The ACC last month hosted the San Francisco Bay Area Life Sciences CLE Conference, giving TransPerfect Legal Solutions (TLS) team members the opportunity to learn and connect with colleagues. One of the panels, moderated by Alex Trimble, Partner at Mintz Levin, Cohn, Ferris, Glovsky, and Popeo, focused on prioritizing patent filings. Panelists included Briana Barron, Arcus Biosciences Vice President of Intellectual Property, Alok Goel, Cepheid Senior IP Counsel, and Wesley Jackson, Valitor CEO. Eric Elting, TLS Regional Director, attended the panel discussion and came away with some valuable insights.
Patent Filing Strategy
We all understand that patents help protect market share and attract investors who will further fund expansion by excluding competitors from making, selling, or using your technology. In that sense, a patent protects revenue stream; one good patent can be the basis of sustainability and growth for young and mature companies alike. It can also create company value in the absence of a revenue stream (shares of AOL rose by more than 40% when they signed a deal selling more than 800 of their patents worth $1.1B). Patents protect innovations and product-focused technology.
As seeking patent protection is a business and legal strategy, some of the most interesting information to come out of the panel was advice on the blocking and tackling of patent filing. When is the best time to file, and where? These decisions may make an impact on your organization in the long term.
A priority claim determines the priority date of a patent application. The priority date effectively determines what references can and cannot be asserted as prior art against a patent application during its examination. The earliest patent filing may comprise a provisional patent application, a non-provisional patent application, or a foreign application. Ultimately, the priority date draws a line in the sand for prior art that cannot be crossed.
The term may also refer to the earliest filing date of a particular feature of an invention. Therefore, it is possible to have multiple priority dates if new features were added in related applications. This is also how the patent office determines whether another patent filing or publicly available document qualifies as prior art against the patent application.
The right of priority belongs to the applicant or the successor in title. It also allows the claimant to file a subsequent application in another country for the same invention, design, or trademark effective as of the date of filing the first application. The period of priority is often referred to as the priority year for patents and utility models, and typically lasts six months for industrial designs and trademarks, and 12 months for patents and utility models.
When to File: Earlier vs. Later Filing
Patents are business tools. Traditionally, many companies wait until the filing deadline is near before submitting, but there are strategic advantages to filing early. In the life sciences area, it is important that scientists understand the value of IP and how even a small improvement can have a large impact. Early filing can protect ideas prior to a conference presentation to preserve foreign rights. Others internally may want to position the company for collaboration or outside investment that needs protection, the marketing team may be trying to promote the company via publications, or, simply, the partner of your joint venture is releasing a public statement. Many of these aspects are often pursued by early-stage companies. After presentation or publication, US rights are still available by filing within a one-year grace period (35 USC 102(b)(1)).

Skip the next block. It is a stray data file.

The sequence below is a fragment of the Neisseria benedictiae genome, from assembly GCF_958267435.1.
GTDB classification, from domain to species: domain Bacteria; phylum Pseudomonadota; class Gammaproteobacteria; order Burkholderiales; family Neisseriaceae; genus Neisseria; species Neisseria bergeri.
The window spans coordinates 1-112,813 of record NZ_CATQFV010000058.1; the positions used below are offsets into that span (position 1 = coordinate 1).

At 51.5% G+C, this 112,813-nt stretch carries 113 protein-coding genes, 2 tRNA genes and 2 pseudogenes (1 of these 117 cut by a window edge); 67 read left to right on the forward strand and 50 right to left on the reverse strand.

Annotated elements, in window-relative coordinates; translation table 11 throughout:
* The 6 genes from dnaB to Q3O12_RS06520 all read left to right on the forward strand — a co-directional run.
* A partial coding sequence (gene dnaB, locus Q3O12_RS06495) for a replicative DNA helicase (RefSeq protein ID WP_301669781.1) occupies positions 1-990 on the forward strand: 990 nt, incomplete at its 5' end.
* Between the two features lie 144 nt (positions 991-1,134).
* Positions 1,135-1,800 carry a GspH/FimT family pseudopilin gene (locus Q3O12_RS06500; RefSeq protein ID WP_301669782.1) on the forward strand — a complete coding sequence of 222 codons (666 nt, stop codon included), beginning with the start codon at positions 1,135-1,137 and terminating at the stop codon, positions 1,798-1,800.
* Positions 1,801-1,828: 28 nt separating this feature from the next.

On the other hand, because patents expire, waiting to file will preserve the patent term for as long as possible. Similarly, delaying publication delays disclosure to competitors. Later filings allow research and development to advance further and strengthen the initial patent filing. Larger, more mature, companies are often better placed to prioritize these factors, especially if they have strong controls around maintaining trade secrets.
Whether your organization chooses to file early or late may be as much a matter of position in the marketplace as business strategy.
Considerations for Filing Abroad
In addition to the potentially considerable cost of foreign filing, other factors need to be considered: market cap potential, as well as a defensive strategy based on where your competition is or where their manufacturing will be done. Are you moving into a market to further stimulate interest from investors or for tax and corporate considerations? Your play may be to keep the novelty value even if another entity applied the patent to a similar or same invention during the priority date and the filing date abroad. All these factors are weighed against administration and financial costs.
Developing intellectual property is only the first step toward monetizing it. Protecting IP with domestic and/or foreign patent protection is an important part of the process. As the panelists at the Bay Area Life Sciences CLE Conference showed, when and where you file goes a long way toward maximizing these important business investments, especially in the life sciences.